The Ukrainian military’s employment of the Turkish-made Bayraktar TB-2 combat drones showcases some categorical differences from how the Azerbaijani Armed Forces utilized this system during the 2020 Second Karabakh War. The difference is most visible in the target-set priorities. While Azerbaijan mainly attacked Armenian armor, artillery, air defenses and troop concentrations, the Ukrainians are predominantly going after already over-stretched Russian logistics strings.
As of March 16, the Ukrainian military’s Bayraktar TB-2 kill-score against Russian land warfare equipment registered only two infantry fighting vehicles and a total of six artillery pieces (five pieces of 152-millimeter towed artillery and one BM-27 Uragan 220-millimeter multiple-launch rocket system); whereas TB-2 strikes against Russian logistics platforms eliminated twenty-four wheeled vehicles and two fuel trains (Oryxspioenkop.com, March 16). Ukraine’s logistics target preference is logical: In the Second Karabakh War case, the Azerbaijani military was on the offensive, trying to eliminate as much Armenian firepower as possible to clear the stage for a follow-on ground assault; whereas Ukraine is defending against a large, formidable adversary, but one which suffers from inadequate logistics and poor morale. Overall, fuel-tankers and food trucks remain more suitable targets for Ukrainian drone strikes than Russia’s land-warfare weapons systems.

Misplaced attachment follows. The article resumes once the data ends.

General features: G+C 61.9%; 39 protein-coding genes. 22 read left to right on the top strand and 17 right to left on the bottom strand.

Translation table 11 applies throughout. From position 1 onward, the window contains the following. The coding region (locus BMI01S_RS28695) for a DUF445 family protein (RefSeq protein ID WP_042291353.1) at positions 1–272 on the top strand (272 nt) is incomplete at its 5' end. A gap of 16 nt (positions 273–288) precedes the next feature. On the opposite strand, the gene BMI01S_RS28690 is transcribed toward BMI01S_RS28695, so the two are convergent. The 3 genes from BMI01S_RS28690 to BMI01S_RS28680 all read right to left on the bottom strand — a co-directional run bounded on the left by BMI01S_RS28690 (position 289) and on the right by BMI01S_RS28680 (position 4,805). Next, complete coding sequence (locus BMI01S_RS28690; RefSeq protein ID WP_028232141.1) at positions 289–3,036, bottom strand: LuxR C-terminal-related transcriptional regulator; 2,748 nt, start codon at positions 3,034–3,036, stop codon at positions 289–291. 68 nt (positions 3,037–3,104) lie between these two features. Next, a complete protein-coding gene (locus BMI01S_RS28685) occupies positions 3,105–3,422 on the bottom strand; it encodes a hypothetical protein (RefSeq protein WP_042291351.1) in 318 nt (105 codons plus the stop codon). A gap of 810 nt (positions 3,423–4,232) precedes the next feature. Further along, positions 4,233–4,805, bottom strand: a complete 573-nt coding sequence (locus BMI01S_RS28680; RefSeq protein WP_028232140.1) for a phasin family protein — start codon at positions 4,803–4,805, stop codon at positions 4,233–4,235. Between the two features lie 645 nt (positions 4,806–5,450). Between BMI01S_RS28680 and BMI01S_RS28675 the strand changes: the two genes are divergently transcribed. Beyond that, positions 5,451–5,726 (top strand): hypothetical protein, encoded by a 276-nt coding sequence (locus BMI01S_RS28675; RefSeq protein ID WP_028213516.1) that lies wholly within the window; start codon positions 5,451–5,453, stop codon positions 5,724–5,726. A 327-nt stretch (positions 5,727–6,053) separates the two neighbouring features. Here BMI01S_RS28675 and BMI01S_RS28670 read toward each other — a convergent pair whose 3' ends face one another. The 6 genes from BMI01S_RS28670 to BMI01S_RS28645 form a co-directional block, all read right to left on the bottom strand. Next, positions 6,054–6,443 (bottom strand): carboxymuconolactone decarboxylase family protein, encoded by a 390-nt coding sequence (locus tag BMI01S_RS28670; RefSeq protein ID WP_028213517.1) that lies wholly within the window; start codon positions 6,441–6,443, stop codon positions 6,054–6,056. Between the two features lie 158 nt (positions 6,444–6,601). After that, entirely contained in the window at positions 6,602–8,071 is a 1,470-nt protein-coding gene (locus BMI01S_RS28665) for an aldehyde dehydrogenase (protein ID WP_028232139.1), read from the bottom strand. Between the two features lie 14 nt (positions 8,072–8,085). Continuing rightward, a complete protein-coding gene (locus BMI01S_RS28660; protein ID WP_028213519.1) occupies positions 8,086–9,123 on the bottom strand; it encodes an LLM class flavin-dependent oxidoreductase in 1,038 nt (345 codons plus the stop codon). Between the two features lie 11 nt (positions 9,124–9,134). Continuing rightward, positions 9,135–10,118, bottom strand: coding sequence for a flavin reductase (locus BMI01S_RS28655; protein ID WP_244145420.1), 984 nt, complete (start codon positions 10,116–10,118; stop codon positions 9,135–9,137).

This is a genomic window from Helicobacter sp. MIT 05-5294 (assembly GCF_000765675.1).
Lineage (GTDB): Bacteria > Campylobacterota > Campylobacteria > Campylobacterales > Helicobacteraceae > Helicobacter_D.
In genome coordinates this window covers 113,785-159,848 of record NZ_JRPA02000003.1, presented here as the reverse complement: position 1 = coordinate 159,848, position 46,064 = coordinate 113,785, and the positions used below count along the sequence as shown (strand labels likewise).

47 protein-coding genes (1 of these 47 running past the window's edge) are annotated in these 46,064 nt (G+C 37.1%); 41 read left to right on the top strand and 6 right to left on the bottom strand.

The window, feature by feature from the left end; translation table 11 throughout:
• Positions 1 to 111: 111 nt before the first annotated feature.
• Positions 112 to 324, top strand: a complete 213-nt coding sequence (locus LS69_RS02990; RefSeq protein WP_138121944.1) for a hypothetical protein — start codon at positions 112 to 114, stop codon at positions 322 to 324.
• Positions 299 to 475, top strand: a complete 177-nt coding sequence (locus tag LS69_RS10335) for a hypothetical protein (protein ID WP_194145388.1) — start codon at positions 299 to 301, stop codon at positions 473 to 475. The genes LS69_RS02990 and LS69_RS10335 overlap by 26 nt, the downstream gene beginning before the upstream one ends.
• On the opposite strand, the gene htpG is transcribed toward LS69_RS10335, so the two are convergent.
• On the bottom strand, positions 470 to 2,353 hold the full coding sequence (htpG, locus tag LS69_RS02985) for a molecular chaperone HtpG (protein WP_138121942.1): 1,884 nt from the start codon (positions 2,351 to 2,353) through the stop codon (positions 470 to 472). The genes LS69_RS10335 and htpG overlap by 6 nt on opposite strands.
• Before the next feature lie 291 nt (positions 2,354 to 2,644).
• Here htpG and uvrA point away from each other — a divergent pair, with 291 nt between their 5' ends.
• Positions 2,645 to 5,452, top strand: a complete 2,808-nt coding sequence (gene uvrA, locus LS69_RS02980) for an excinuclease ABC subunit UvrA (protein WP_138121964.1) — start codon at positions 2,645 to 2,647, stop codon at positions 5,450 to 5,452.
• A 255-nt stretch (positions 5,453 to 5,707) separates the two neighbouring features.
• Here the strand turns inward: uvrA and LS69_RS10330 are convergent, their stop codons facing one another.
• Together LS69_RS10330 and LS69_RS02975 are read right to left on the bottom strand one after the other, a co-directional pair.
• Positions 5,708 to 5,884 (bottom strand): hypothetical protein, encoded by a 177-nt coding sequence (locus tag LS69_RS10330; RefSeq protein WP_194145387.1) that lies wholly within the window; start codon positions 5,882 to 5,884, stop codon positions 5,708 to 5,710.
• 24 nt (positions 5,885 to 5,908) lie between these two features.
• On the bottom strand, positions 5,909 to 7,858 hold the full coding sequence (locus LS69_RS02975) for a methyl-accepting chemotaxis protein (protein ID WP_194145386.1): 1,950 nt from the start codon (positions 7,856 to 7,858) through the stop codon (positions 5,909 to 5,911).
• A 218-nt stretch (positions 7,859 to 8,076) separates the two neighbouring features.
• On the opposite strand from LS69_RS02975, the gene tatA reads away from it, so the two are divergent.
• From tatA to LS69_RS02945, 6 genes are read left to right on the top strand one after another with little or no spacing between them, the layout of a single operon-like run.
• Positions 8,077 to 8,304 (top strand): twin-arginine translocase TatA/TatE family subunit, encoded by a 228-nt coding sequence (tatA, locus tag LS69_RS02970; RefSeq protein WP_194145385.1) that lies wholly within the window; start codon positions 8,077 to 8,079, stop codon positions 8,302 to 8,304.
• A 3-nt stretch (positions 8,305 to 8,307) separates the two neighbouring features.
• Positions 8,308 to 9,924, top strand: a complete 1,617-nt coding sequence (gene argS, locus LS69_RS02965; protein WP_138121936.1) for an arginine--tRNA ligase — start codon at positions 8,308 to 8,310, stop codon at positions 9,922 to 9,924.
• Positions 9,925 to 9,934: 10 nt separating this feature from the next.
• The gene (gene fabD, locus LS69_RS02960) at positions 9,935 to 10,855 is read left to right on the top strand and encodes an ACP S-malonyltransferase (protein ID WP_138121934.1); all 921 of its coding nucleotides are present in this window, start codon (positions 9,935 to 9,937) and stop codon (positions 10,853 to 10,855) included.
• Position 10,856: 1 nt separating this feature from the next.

TB-2 drone strikes on Russian air-defense systems offer a different story, one that goes beyond the above-mentioned tactical calculus, and which deserves careful examination for the military-strategic lessons it may offer. Turkish Bayraktar TB-2s’ successes against Soviet/Russian-manufactured air-defense systems, including high-end models like the Pantsir line, already made headlines, occurring on multiple fronts in recent years, from the Levant to North Africa and the South Caucasus.
Conventional wisdom would seem to suggest that while the abovementioned case studies proved Turkish combat drone assets were potent against Russian-made air-defense systems wielded by third actors, their performance against the Armed Forces of the Russian Federation themselves might be quite different. Previous assessments suggested that the Russians systems, when in the hands of the regular Russian military, would be highly networked and operate in a broad architecture that includes electronic warfare (EW) cover (see EDM, June 23, 2021). But this has not proven to be the case, and Turkish combat drones have fared relatively well against the Russian Armed Forces.